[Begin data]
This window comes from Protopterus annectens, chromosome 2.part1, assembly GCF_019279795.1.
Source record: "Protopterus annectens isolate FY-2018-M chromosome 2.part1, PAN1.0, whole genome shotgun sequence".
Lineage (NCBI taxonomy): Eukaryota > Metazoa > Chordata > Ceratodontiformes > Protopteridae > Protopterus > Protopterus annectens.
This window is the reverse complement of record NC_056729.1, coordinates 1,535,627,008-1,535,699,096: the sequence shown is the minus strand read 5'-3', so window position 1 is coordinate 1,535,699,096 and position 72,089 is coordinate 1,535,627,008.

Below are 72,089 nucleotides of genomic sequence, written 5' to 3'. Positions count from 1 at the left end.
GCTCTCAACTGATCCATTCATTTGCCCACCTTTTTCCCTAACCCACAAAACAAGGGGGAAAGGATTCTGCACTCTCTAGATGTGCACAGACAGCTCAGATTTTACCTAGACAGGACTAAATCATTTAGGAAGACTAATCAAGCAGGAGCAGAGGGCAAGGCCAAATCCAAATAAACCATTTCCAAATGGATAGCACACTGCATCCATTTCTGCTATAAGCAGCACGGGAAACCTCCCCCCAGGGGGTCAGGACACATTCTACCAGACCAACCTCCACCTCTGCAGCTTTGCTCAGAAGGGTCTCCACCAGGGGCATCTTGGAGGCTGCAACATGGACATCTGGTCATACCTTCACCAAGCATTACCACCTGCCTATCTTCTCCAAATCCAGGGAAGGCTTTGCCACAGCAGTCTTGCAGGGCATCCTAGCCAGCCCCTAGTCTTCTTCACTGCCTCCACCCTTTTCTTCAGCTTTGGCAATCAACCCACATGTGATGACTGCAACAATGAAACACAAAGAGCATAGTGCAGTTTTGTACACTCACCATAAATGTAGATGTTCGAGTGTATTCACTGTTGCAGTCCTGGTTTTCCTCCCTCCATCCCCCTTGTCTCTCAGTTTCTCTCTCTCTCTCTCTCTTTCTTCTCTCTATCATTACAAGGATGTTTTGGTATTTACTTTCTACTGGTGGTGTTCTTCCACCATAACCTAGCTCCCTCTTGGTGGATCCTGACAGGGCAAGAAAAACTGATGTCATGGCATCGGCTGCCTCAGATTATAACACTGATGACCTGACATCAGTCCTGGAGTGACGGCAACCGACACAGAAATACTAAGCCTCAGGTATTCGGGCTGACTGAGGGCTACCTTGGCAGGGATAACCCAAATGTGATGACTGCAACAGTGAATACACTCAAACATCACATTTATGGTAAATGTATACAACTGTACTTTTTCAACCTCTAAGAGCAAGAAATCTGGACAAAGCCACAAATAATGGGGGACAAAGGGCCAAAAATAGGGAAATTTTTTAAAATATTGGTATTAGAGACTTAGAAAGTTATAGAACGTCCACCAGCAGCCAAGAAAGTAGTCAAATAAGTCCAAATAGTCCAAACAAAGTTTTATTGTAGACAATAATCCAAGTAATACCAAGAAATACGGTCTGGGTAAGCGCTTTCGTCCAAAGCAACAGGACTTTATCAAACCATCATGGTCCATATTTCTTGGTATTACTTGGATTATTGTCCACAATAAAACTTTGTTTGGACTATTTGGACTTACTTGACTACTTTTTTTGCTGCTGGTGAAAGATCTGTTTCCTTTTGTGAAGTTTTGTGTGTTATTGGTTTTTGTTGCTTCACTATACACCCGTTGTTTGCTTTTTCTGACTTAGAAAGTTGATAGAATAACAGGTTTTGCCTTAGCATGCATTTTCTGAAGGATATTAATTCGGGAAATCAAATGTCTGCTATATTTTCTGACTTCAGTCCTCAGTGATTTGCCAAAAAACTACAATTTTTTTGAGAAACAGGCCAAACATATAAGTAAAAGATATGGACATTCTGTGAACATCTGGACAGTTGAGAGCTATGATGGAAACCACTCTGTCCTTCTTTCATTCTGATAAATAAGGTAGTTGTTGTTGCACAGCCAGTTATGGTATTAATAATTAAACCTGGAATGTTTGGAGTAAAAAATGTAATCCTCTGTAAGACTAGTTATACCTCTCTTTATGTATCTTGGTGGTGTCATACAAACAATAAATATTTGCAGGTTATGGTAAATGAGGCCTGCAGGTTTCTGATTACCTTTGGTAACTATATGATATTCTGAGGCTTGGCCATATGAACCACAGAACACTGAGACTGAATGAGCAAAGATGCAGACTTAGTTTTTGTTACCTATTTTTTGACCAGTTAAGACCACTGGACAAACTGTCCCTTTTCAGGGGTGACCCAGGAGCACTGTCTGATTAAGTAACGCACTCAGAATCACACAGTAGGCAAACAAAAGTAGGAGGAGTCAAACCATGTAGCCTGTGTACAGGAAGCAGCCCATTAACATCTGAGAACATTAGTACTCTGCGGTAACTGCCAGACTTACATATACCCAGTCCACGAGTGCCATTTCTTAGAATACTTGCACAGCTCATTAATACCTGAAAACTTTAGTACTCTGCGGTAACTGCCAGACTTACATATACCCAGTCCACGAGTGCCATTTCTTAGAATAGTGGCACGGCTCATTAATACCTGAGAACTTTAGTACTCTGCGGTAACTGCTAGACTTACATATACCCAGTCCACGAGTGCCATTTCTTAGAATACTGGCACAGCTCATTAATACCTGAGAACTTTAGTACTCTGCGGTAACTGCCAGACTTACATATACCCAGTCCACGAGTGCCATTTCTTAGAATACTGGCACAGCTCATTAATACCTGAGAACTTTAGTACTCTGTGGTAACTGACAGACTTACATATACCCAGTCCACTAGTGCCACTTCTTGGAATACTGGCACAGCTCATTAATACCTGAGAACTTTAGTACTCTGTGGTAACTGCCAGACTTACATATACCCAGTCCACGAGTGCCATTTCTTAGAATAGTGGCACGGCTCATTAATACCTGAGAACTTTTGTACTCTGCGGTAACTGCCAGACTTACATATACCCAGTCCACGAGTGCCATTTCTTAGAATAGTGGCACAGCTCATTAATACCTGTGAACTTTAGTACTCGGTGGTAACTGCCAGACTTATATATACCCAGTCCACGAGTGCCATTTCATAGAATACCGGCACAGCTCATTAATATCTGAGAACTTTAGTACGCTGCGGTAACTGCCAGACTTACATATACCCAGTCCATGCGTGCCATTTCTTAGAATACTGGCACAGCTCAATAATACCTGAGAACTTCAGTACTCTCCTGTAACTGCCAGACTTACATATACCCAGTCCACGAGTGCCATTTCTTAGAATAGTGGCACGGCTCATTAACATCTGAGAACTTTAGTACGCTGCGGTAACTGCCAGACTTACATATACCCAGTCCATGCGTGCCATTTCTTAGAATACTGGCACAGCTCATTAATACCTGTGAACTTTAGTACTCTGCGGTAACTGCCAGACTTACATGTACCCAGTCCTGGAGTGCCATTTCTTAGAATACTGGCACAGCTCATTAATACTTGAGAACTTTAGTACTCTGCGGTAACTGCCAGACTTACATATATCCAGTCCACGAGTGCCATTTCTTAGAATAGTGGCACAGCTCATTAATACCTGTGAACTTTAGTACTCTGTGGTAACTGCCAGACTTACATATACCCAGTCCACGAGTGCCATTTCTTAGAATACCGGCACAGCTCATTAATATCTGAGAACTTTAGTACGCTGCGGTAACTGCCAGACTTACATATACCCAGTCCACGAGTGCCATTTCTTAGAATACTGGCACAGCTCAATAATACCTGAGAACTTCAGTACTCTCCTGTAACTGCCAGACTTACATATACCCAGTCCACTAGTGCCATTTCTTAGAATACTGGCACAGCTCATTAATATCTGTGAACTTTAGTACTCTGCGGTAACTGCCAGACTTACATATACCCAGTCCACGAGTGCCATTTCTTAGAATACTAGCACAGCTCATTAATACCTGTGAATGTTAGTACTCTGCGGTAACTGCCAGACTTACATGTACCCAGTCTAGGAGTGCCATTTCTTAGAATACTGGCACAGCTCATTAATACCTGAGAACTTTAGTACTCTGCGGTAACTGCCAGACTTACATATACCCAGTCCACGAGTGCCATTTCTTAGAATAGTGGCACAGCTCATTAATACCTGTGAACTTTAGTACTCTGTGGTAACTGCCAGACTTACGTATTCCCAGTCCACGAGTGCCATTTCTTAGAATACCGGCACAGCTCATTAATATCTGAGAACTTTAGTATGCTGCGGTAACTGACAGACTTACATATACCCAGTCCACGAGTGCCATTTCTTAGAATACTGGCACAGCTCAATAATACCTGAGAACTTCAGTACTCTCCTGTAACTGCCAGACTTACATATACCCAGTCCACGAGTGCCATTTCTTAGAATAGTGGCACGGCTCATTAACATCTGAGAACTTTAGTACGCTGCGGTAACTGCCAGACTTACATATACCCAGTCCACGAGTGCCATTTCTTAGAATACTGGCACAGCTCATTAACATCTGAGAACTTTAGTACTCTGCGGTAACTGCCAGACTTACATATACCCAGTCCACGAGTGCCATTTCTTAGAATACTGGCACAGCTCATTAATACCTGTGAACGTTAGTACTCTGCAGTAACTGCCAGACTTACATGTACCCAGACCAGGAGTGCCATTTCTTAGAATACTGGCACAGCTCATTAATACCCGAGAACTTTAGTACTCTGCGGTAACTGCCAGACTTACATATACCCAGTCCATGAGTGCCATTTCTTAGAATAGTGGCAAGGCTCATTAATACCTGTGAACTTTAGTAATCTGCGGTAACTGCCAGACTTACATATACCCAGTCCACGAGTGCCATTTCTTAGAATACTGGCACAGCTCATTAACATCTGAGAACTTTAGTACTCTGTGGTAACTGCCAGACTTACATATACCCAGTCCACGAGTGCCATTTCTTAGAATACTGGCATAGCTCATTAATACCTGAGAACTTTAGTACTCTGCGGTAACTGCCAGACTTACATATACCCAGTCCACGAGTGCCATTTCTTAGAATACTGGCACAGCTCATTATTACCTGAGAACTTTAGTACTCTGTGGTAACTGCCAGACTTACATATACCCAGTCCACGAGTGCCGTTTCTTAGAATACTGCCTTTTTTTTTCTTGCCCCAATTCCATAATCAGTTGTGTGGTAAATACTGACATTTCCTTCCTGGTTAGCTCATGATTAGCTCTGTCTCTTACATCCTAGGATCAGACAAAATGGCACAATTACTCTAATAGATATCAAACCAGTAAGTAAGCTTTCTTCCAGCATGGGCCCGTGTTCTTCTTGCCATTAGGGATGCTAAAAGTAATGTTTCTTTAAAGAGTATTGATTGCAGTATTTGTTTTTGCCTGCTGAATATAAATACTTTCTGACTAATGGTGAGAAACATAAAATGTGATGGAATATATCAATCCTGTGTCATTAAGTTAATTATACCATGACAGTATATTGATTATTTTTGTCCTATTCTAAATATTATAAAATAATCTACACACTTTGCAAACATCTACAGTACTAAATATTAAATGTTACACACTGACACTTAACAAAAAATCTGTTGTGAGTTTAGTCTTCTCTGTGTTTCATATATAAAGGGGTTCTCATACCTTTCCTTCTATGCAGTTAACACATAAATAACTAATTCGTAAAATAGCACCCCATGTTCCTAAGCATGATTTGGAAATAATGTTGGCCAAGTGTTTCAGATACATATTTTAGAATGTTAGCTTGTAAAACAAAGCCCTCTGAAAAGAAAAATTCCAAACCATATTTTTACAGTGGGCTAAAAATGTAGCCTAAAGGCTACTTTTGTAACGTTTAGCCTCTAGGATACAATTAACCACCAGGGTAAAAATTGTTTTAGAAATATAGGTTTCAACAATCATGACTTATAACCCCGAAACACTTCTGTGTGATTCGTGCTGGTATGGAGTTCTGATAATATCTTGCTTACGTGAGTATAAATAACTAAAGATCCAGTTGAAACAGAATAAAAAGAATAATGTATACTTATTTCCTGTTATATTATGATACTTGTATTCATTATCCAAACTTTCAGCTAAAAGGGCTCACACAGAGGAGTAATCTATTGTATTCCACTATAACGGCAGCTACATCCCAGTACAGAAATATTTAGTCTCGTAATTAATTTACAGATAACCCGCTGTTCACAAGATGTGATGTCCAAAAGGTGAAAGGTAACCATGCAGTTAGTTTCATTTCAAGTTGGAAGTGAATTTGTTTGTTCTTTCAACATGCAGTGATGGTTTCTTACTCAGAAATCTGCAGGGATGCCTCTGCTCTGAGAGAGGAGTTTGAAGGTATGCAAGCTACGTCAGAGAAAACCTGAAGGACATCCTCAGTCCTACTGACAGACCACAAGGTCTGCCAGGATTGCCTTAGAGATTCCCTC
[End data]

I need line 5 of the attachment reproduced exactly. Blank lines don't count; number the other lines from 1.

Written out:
Below are 72,089 nucleotides of genomic sequence, written 5' to 3'. Positions count from 1 at the left end.